www.youtube.com/embed/2rjbtsX7twc?list=UUTev4RNBiu6lqtx8z1e87fQ

  • the answer key to odd problems is posted in FILES.

    Due Monday: 4: P39, 65, 63, 67, 107a, show the loggerpro analysis of all of your data in a table of terminal velocities (for the filters).  Turn it in (I'll give it back).

    Due Tuesday: for review: 1. What launch angle will give R = hmax in a projectile motion "on the level" cannon;  2. What car velocity will allow a banked turn of 90o for a given radius, m, and μ?  3. What turn bank angle is necessary for a frictionless track for given r, v, m of car? 

    Due Wed: 5: Q-2, 4, P-12, 53, 71  (always bring Barrons to class)

    Due Thurs: show completed graph of F vs vn; complete all parts of AP-C Mechanics 2010 FR1 found here:    http://apcentral.collegeboard.com/apc/public/repository/ap10_frq_physics_c_mech.pdf.

    Due Friday:  turn in Barrons FRQ1 p 100. choose AP FR problems that have kinematics and/or force problems.   Do a total of 6 letter parts.

    Due next Monday: Exam 1, up through chapter 5

    some optional practice for the exam: 

    1. (10 points)   I drop a bowling ball of 5.4 kg from a tall cliff, and it reaches terminal velocity according to this equation for speed:
                          v = 850 (1-e-7.5t
      where t is time in seconds, and v is in m/s
      1. What is the terminal velocity?
      2. What is the distance travelled by the ball before it reaches terminal velocity?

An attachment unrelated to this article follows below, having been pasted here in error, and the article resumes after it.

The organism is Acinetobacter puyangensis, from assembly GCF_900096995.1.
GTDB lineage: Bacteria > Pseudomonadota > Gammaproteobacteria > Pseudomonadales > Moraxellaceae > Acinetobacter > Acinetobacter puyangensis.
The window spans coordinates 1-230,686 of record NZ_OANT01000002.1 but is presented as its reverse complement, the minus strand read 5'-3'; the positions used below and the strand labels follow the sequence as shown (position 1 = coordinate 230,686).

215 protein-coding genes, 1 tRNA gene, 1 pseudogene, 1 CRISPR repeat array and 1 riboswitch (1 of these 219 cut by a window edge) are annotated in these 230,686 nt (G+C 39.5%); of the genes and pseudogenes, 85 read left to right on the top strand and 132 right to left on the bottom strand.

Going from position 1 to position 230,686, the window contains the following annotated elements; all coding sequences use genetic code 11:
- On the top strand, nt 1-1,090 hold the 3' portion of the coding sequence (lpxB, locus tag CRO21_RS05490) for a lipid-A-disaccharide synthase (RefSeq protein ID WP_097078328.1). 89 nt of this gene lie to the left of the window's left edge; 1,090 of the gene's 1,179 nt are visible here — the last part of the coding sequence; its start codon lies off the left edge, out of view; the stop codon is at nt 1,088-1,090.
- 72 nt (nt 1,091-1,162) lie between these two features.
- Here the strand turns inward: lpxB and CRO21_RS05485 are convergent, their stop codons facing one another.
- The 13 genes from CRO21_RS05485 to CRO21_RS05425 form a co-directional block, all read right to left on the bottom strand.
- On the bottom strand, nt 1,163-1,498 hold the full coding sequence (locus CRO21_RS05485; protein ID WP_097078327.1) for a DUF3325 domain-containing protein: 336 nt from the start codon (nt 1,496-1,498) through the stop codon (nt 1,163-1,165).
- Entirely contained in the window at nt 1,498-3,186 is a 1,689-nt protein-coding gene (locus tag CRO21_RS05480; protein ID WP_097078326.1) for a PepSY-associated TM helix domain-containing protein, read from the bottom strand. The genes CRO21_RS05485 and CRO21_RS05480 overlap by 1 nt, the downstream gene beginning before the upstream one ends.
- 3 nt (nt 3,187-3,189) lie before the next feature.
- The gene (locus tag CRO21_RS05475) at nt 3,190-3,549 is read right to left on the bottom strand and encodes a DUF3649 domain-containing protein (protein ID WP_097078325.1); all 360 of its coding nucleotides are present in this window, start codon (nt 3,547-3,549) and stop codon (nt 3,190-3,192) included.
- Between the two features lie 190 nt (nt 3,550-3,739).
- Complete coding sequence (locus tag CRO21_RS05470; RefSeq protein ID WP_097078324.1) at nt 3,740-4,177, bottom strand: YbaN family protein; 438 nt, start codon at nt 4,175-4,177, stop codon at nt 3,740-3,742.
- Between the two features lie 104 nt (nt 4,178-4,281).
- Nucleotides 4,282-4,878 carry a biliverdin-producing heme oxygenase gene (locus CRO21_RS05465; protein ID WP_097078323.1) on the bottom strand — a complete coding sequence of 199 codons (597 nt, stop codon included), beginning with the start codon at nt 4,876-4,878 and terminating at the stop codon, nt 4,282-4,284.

3. How much heat energy is dissipated by the ball before it reaches terminal velocity?

    A comment on report writing:

    • I'm raising the bar on your writing. We will do a bunch of reports of various types, and you will graduate from this class quite comfortable with writing good lab reports. That is my goal. So far I can see that reports and writing need some work, and I will hold the standard high.
    • Why?  Because convincing others that you know what you're talking about is of key importance. And most of your serious communication will be written.
    • A few common issues I see:
    • 0.  Narrative writing for reports means sentences and paragraphs.  It is telling a story with words.
    • 1. define any variable you introduce. e.g. Fg = the force of gravity on the puck; Θ is the angle between the table and the horizontal.
    • 2. any title for table or figure is a description of what is included. "Figure 1. Photo of sloping table with puck and detector in place"
    • 3. Learn how to make greek symbols and super and subscripts. It's not hard; don't use s^2 in place of s2
    • 4. Look for effects or results beyond those required. Show some curiosity. The world loves curious people.
    • 5. Always give a suggestion for improvement. You are being paid to think and make things better. Show that you have learned from your efforts.